The Massive #22 [Advance Review]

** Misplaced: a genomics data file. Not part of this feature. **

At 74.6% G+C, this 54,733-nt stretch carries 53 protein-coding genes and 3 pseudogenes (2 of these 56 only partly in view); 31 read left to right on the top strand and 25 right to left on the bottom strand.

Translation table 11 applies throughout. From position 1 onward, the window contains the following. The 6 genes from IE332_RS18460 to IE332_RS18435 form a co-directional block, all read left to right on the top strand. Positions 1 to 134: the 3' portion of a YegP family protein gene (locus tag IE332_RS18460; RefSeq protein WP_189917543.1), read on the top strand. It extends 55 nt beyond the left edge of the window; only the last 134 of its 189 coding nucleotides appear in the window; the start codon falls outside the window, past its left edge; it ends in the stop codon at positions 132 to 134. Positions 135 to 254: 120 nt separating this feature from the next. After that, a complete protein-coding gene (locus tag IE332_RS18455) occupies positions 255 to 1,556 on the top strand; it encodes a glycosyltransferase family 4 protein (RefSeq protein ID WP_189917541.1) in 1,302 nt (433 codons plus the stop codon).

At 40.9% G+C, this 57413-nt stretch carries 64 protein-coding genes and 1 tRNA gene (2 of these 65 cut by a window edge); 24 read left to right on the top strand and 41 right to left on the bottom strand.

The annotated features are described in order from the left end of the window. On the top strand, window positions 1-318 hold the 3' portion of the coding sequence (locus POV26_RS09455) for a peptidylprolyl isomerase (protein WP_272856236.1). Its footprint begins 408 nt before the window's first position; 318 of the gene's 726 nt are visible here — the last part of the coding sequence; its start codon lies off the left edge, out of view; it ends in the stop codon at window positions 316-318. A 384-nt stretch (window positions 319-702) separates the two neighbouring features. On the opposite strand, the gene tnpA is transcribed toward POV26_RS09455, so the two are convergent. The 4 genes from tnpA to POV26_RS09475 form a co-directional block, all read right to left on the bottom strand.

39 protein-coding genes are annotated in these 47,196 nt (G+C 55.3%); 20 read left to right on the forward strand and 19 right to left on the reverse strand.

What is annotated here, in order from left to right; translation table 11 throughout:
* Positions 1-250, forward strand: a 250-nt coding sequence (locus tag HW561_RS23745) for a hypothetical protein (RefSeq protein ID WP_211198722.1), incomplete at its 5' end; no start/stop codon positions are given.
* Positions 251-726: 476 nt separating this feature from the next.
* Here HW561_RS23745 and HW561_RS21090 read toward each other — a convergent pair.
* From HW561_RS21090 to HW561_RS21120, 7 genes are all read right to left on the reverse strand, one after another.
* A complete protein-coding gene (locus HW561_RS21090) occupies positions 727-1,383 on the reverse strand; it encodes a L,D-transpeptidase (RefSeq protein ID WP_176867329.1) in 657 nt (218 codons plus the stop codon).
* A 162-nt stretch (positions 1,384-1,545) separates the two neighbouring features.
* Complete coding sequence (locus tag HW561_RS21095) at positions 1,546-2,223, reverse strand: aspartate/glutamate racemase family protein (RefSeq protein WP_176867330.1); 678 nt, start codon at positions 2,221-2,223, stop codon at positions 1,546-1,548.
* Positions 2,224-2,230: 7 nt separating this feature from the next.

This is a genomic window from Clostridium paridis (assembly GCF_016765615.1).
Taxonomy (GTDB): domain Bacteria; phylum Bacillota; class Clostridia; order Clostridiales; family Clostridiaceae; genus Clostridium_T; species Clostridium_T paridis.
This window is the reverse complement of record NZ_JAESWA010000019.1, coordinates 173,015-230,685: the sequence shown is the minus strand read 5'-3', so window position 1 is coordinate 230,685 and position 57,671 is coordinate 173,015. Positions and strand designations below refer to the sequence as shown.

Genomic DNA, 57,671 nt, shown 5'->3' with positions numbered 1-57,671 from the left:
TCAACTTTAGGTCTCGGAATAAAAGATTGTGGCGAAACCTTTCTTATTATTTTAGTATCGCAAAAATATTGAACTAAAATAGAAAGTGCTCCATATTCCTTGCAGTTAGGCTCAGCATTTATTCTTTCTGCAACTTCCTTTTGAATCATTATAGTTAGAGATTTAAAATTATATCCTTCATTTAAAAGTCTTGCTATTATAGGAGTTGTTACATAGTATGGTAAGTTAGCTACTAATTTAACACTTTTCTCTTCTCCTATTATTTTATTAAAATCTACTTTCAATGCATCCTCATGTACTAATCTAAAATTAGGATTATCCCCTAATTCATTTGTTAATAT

The Massive #22 (Dark Horse): Danijel Zezelj is probably my personal favorite Brian Wood collaborator (cue apologies to Nathan Fox, Ryan Kelly, Carlos D'Anda, Fiona Staples, et al), when you catalogue his work on “The Shield Maidens” in Northlanders, his depiction of Decade Later in DMZ, and the heart-breaking reveal he did right here in The Massive #12, so I was thrilled to see him tackle this full arc of The Massive, entitled “Sahara,” especially one focusing on enigmatic Mary. Zezelj’s figures are just dredged in ink, which adds a lot of emotional weight to anything he touches, and The Massive deals with some heavy concepts, so it’s a great pairing. Brian Wood builds a story around the looming crisis that is access to clean water. It’s something that Wood’s environmentally-minded interviews have revealed concern for over the years. In the future, something like taking a shower for more than 5 regulated minutes is a luxury we might all be taking for granted, one that our kids could soon be faced with. The Massive #22 touches on those concerns, concerns over the type of world our children will inherit, and Wood is able to weave this into his post-apocalyptic broken-world story. In short, water is the new oil. Mary gets involved in an effort to secure a huge convoy trekking from the Arabian Peninsula thousands of kilometers across North Africa, to whatever’s waiting at the end of the line in Morocco. Her experience as a child soldier even makes her something of an “officer” in this hired-out local security detail and, pet peeve notwithstanding (“clips” vs. “magazines”), it’s a perfect way to demonstrate commerce being upended post-Crash, with temp occupations and migratory patterns all in flux. Zezelj’s use of inset panels is particularly noteworthy because of the way it draws attention to emotional beats, and I love stuff like the big full page shot of the shanty town staging area. It’s the kind of original art I’d want to own from Zezelj, one of the few remaining items on my comic book bucket list. Mary’s journey is full of rich moments, like the cultural rivalry where the guys in the cab of the hauler are so busy trying to put down a woman that they don’t even notice they were probably just threatened by Mary. The mystery of Mary, central to the grand narrative in The Massive, is also furthered with her Great Depression era recollection, but trust me when I say that’s not even the biggest reveal the issue has to offer! I’ll say no more until we can discuss this development in the review for next issue. Grade A+.